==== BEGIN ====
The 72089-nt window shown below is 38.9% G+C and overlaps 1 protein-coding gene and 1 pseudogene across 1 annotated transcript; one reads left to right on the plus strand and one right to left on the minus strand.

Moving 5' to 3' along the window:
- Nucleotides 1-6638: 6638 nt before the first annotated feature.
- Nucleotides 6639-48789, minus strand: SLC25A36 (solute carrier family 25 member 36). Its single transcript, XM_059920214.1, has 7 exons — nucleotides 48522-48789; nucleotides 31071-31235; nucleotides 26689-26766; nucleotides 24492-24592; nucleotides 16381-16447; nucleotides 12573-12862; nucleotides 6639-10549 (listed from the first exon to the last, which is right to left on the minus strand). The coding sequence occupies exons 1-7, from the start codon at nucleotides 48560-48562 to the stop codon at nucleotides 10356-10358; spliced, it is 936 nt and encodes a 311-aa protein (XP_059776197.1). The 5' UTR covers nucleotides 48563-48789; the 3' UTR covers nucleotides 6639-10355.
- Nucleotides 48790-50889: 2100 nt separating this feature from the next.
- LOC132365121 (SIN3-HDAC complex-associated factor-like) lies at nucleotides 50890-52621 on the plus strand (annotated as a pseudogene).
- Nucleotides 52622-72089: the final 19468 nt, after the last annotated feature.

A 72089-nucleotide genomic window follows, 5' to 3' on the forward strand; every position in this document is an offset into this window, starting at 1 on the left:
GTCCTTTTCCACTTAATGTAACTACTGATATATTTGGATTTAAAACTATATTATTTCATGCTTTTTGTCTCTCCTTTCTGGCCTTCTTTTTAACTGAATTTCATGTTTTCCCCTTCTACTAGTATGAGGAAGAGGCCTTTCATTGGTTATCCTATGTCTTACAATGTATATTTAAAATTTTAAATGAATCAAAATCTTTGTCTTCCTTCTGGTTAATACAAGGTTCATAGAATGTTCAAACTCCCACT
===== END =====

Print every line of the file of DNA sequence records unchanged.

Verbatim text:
The 72089-nt window shown below is 38.9% G+C and overlaps 1 protein-coding gene and 1 pseudogene across 1 annotated transcript; one reads left to right on the plus strand and one right to left on the minus strand.

Moving 5' to 3' along the window:
- Nucleotides 1-6638: 6638 nt before the first annotated feature.
- Nucleotides 6639-48789, minus strand: SLC25A36 (solute carrier family 25 member 36). Its single transcript, XM_059920214.1, has 7 exons — nucleotides 48522-48789; nucleotides 31071-31235; nucleotides 26689-26766; nucleotides 24492-24592; nucleotides 16381-16447; nucleotides 12573-12862; nucleotides 6639-10549 (listed from the first exon to the last, which is right to left on the minus strand). The coding sequence occupies exons 1-7, from the start codon at nucleotides 48560-48562 to the stop codon at nucleotides 10356-10358; spliced, it is 936 nt and encodes a 311-aa protein (XP_059776197.1). The 5' UTR covers nucleotides 48563-48789; the 3' UTR covers nucleotides 6639-10355.
- Nucleotides 48790-50889: 2100 nt separating this feature from the next.
- LOC132365121 (SIN3-HDAC complex-associated factor-like) lies at nucleotides 50890-52621 on the plus strand (annotated as a pseudogene).
- Nucleotides 52622-72089: the final 19468 nt, after the last annotated feature.

A 72089-nucleotide genomic window follows, 5' to 3' on the forward strand; every position in this document is an offset into this window, starting at 1 on the left:
GTCCTTTTCCACTTAATGTAACTACTGATATATTTGGATTTAAAACTATATTATTTCATGCTTTTTGTCTCTCCTTTCTGGCCTTCTTTTTAACTGAATTTCATGTTTTCCCCTTCTACTAGTATGAGGAAGAGGCCTTTCATTGGTTATCCTATGTCTTACAATGTATATTTAAAATTTTAAATGAATCAAAATCTTTGTCTTCCTTCTGGTTAATACAAGGTTCATAGAATGTTCAAACTCCCACT